• Design-Bid-Build
  • Construction Manager as Advisor
  • Construction Manager as Constructor
  • Integrated Project Delivery

Question 02

While on the construction site, the Project Architect Maryam Lanoir notices a defect in the work. Since this project is a Construction Manager as Advisor project delivery method, what should be her next steps?

  • Instruct the superintendent to correct the deficiency, as per the contract drawings
  • Notify the Owner
  • Notify the Contractor
  • Notify the Construction manager
  • All of the above

Question 03

Jessica Trevi is an architect providing construction administration services on a Construction Manager as Advisor project. What is not a joint service that she provides?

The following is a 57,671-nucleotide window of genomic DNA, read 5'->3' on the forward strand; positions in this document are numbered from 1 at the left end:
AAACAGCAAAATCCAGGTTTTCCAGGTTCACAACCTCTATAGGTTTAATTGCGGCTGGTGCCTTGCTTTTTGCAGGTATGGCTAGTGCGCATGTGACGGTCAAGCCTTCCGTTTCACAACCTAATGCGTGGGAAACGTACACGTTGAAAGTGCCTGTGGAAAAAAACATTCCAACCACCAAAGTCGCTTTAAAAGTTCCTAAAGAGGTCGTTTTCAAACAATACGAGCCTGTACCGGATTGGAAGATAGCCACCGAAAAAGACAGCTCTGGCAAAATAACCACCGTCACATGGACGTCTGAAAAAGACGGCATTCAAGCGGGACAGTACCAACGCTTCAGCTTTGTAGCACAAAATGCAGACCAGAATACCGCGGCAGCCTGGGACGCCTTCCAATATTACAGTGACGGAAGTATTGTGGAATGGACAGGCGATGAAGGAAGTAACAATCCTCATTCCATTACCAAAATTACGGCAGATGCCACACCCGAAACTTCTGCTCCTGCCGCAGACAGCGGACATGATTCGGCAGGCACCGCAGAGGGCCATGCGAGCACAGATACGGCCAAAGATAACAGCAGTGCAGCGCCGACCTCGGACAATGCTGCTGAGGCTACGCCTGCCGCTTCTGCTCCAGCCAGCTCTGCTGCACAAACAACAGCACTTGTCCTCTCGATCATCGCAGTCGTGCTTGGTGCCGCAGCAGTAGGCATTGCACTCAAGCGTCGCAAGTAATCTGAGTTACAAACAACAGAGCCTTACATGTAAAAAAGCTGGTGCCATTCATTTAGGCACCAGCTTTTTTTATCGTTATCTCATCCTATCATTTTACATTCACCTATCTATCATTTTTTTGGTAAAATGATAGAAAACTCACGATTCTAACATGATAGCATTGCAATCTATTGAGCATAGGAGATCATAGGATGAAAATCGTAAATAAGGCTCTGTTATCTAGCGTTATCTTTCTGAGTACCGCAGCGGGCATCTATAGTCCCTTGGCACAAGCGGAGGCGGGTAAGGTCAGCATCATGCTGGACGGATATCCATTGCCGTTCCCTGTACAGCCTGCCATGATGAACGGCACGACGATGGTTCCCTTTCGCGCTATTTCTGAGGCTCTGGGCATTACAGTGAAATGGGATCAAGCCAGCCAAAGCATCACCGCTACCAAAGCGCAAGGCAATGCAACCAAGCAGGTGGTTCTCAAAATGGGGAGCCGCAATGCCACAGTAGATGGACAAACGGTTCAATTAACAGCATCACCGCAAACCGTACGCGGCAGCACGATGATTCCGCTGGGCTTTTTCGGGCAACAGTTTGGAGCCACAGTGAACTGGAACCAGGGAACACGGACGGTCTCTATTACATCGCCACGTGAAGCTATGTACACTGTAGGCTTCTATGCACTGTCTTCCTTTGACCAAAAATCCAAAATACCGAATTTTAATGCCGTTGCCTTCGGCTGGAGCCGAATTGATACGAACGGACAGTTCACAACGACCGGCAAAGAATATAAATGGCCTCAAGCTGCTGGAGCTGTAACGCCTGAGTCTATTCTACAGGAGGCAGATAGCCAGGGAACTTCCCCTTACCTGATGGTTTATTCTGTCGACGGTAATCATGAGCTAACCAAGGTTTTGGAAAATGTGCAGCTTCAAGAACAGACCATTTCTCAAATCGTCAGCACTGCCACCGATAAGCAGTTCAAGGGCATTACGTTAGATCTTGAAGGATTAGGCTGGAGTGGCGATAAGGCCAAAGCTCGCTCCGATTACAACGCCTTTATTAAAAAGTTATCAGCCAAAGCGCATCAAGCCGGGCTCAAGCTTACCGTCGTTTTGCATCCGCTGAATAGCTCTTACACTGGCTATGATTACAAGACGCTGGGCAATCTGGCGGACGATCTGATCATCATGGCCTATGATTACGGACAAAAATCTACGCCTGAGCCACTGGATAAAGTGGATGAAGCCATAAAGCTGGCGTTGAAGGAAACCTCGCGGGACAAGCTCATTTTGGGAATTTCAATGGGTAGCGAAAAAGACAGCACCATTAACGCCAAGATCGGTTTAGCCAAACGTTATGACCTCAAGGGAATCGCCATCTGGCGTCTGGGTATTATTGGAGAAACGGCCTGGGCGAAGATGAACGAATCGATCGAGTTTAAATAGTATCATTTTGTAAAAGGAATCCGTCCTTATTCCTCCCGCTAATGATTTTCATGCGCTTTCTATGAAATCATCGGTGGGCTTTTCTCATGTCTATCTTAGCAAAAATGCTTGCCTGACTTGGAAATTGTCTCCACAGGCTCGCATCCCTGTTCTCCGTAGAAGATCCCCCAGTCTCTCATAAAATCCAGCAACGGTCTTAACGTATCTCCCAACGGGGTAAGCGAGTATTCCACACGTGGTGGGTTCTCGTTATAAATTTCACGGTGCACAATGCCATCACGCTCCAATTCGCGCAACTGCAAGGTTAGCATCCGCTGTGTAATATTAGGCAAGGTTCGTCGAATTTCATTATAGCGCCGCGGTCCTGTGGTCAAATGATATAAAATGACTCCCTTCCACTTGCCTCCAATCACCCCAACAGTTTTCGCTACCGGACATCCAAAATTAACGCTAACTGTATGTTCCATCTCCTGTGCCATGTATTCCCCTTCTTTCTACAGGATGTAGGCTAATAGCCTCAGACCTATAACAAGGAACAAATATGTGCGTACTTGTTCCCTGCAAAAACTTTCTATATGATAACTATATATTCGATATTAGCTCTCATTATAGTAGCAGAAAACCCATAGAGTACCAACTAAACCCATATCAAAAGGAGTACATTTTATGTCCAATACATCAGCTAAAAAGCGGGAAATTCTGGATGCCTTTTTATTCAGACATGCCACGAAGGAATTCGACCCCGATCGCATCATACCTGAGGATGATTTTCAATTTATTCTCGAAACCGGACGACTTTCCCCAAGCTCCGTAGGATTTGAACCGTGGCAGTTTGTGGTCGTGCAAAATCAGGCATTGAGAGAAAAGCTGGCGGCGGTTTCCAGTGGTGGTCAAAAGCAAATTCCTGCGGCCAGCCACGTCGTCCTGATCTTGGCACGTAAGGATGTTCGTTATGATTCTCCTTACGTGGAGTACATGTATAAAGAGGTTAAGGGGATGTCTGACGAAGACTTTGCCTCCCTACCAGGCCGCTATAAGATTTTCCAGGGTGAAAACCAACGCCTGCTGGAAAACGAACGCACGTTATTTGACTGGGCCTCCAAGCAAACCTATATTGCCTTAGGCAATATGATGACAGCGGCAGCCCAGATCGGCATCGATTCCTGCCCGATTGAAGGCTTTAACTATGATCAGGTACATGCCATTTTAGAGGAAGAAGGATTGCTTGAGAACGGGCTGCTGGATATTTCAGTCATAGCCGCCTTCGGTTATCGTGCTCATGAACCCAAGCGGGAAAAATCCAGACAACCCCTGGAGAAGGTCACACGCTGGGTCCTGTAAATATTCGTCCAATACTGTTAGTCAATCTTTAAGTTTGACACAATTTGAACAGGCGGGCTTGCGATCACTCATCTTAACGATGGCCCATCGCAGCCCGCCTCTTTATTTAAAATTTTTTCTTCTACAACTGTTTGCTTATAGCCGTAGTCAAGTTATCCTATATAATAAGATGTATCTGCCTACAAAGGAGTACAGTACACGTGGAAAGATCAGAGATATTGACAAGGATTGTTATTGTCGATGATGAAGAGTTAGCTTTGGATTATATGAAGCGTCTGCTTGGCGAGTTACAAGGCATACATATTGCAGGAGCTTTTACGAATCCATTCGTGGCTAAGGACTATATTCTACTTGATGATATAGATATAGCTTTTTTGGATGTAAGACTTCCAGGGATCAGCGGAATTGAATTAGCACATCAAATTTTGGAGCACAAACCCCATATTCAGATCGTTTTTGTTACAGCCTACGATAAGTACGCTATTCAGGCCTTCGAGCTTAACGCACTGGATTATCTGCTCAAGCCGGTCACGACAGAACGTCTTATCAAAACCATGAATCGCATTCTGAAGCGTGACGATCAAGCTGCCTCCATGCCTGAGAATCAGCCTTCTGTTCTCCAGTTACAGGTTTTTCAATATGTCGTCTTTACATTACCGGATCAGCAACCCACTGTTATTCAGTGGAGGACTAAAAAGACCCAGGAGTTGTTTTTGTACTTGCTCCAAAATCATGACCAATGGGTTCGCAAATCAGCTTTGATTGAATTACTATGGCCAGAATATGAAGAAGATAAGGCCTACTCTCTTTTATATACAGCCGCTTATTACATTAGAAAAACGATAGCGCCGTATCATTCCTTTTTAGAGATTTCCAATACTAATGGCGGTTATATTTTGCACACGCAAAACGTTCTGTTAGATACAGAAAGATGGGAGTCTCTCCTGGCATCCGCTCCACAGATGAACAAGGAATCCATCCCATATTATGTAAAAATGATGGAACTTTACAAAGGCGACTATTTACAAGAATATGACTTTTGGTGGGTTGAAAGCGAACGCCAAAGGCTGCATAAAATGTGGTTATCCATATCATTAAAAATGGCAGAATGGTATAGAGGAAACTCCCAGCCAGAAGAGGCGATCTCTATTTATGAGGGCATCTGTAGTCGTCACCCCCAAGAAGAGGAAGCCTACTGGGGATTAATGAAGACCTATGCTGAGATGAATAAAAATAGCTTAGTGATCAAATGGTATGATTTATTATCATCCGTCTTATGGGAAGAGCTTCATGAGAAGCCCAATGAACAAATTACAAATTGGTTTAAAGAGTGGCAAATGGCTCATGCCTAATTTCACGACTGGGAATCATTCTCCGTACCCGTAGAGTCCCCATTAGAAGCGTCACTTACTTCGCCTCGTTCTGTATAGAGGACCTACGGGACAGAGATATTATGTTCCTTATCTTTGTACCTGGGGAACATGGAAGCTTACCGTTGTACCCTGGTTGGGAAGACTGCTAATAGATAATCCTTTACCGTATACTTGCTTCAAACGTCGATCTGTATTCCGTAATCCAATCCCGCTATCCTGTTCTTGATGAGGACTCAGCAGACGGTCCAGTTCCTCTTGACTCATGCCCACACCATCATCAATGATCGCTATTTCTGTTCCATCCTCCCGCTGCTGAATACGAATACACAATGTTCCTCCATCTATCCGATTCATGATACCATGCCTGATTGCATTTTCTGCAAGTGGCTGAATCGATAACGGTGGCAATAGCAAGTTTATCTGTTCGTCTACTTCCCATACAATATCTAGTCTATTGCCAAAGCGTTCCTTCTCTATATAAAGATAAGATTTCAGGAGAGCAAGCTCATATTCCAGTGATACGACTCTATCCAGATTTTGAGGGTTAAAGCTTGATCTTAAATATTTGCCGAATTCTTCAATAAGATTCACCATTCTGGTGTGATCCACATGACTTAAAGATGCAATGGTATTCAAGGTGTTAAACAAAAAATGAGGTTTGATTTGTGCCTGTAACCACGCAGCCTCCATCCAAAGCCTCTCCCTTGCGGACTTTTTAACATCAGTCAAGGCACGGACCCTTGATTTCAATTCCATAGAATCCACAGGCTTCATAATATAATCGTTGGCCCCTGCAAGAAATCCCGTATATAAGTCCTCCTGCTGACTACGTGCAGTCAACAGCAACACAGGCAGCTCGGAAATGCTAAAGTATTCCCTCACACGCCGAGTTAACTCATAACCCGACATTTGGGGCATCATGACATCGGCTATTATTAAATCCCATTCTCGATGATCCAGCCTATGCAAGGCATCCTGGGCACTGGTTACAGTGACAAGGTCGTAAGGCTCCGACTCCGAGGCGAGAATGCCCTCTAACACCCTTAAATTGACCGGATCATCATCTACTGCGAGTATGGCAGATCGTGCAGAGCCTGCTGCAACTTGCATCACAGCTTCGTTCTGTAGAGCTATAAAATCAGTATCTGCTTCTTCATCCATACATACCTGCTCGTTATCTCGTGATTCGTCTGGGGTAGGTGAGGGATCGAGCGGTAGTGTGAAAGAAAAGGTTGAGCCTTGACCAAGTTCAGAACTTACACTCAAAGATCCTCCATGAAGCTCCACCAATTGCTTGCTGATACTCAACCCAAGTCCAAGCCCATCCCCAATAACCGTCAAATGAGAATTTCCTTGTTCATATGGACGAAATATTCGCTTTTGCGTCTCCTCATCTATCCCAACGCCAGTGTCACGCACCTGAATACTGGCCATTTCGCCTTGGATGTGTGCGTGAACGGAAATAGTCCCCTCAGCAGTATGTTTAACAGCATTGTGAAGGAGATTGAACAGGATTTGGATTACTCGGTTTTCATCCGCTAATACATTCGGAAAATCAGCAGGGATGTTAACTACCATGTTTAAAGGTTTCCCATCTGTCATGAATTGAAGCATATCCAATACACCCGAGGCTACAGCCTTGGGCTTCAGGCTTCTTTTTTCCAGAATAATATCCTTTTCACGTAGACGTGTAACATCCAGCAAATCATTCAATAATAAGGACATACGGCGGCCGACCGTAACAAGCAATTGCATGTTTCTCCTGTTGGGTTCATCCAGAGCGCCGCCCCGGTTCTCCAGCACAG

• Certifying applications for payment
  • Preparing change orders
  • Reviewing RFIs
  • Rejecting work

Question 01

CORRECT ANSWERS

  • Construction Manager as Constructor
  • Integrated Project Delivery

Both CMc and IPD are preferred in projects with high building quality standards, and where owners want to reduce their risk.

inCORRECT ANSWERS

Construction Manager as Adviser is a preferred choice for reducing project risk, but it is not always used for high building quality. Design-bid-build, is known for being low cost, which also can create low quality, as well as being high risk.

For reference, read Ballast Chapter 3.

Question 02

While on the construction site, the Project Architect Maryam Lanoir notices a defect in the work. Since this project is a Construction Manager as Advisor project delivery method, what should be her next steps?